This is quite straightforward: I have abandoned my normal blogpost format to write about this treasure of a book, just published. In case you can’t read it, the full title is
Kiss Kiss Bang Bang: The boom in British Thrillers from Casino Royale to The Eagle Has Landed
Look at that cover. The illo is from Alistair MacLean’s When Eight Bells Toll, a 1966 corker, (isn’t that the one with the knife through the air tube, and a rather unlikely – for MacLean, whose books contained romance but no sex - bit of almost S&M?). This is the endpage design:
… and frankly I would like it as wallpaper, both computer and real life. I keep staring and staring at it, counting up how many of the books I know.
I like books with detailed clothes descriptions, I like nuanced literary fiction, I like Golden Age classic crime stories, I like a clue that revolves round what kind of dress the murder victim is wearing (one of the first ever entries on the blog back in 2012, laying out my priorities). I am a hardcore feminist, always alert for objectification and sexism in books, and a deep, unreconstructed leftie.
But I also love a certain kind of thriller, and like many people my age, growing up in the UK in the 1960s and 70s, I read literally hundreds of them. They were the kind of books your Dad, and your friends’ Dads, had on their shelves: they were fat, slightly shabby paperbacks that might once have been shiny, often published by Pan. They had dramatic pictures of action heroes on them, and you would never, ever run out of them.
And so, I completely lost myself in this wonderful study/compendium of the books. Mike Ripley plainly loves these thrillers: no-one could write like this who didn’t. I ate up every page of Kiss Kiss Bang Bang – even the chapters dealing with areas that I was less familiar with. I didn’t want the book to end, and I also wanted to go back and re-read about 50 different books from my past.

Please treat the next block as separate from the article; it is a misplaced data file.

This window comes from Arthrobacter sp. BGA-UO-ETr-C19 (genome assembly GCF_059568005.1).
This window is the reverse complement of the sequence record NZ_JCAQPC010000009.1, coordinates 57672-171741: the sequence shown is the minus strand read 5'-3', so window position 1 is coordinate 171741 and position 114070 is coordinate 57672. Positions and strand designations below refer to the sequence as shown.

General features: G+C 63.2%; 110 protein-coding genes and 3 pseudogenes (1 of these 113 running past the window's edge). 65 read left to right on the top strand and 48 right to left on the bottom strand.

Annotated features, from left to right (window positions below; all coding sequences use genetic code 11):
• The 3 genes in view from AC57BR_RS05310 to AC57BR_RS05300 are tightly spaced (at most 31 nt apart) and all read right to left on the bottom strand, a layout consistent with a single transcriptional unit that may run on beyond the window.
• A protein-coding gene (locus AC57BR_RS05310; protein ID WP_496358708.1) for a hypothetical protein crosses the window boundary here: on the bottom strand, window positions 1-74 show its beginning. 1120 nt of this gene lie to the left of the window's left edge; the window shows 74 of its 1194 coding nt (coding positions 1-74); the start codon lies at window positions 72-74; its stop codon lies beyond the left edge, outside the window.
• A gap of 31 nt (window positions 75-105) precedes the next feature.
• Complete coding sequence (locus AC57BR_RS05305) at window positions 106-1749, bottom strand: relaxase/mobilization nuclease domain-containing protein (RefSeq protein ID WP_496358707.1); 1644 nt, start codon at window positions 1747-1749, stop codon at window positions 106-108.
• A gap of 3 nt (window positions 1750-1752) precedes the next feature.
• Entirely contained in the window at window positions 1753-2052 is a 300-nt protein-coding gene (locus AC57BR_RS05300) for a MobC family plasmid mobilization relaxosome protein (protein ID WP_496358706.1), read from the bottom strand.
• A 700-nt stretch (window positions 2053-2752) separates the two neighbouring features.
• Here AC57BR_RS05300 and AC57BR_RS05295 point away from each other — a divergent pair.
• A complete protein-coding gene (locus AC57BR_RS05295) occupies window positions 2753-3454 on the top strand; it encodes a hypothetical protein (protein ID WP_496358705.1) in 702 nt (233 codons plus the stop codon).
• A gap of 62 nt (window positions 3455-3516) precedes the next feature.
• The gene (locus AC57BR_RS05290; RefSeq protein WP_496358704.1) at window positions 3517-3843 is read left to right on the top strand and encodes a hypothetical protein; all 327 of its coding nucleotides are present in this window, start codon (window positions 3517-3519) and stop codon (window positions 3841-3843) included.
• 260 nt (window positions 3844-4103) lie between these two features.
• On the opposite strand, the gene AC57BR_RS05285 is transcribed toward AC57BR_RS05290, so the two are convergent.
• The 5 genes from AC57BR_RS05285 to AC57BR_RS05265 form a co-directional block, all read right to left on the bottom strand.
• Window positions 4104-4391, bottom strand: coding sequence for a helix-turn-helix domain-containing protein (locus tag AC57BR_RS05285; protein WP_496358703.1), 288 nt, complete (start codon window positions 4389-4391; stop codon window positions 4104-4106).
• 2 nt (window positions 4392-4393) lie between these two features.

It is a wonderful achievement – serious and well-referenced and orderly and almost academic, but also hilariously funny –
This being Geoffrey Household… the result is something akin to the gunfight at the OK Corral being staged in St Mary Meadand very very nostalgic.
The final third of the book is an encyclopaedic list of every thriller writer imaginable, with biographical details, highlights and most famous books listed.
I was astonished to find that the author of some of my favourite children’s picture books, Martin Waddell, (Once There Were Giants is his masterpiece) was also the author of the Otley books, which I borrowed from the library in my teens. My mouth fell open.
There are so many authors here, with so many books among them – were thriller writers just more prolific than anyone else? Was it easy to make a living churning them out? I have picked out one author to stand in for all the unknown soldiers of the thriller world. I had never heard of this person, but this is a typical entry for a B-team writer:
ANDREW YORKHow can you not want to read a reference book about such writers?
One of the 15 pen-names used by Christopher Robin Nicole (born in 1930 in Georgetown, Guyana but a resident of Guernsey since 1957), the author of over 200 books including the series starring Jonas Wilde, the chess-playing, cocktail-drinking, karate expert assassin, who thinks nothing of accepting a dangerous assignment behind the Iron Curtain in Poland and Russia without speaking a word of Polish or Russian. Wilde’s first appearance was in The Eliminator in 1966 and the book was quickly filmed as Danger Route. Eight more novels followed until 1975.
Anyone who has ever sat up late with an Alistair Maclean or a Jack Higgins should read Kiss Kiss Bang Bang, and it would make a fabulous gift for any fan you know.
Last year I did a series of entries covering all the James Bond books – roundup post with all the links here – and have also in recent times discovered or re-discovered Victor Canning (his Rainbird Pattern was one of the best books I read in 2016) and done a post on my all-time favourite Alistair MacLean book, The Golden Rendezvous. (Apparently I never learned to spell his name - just had to go through this post correcting his first name...)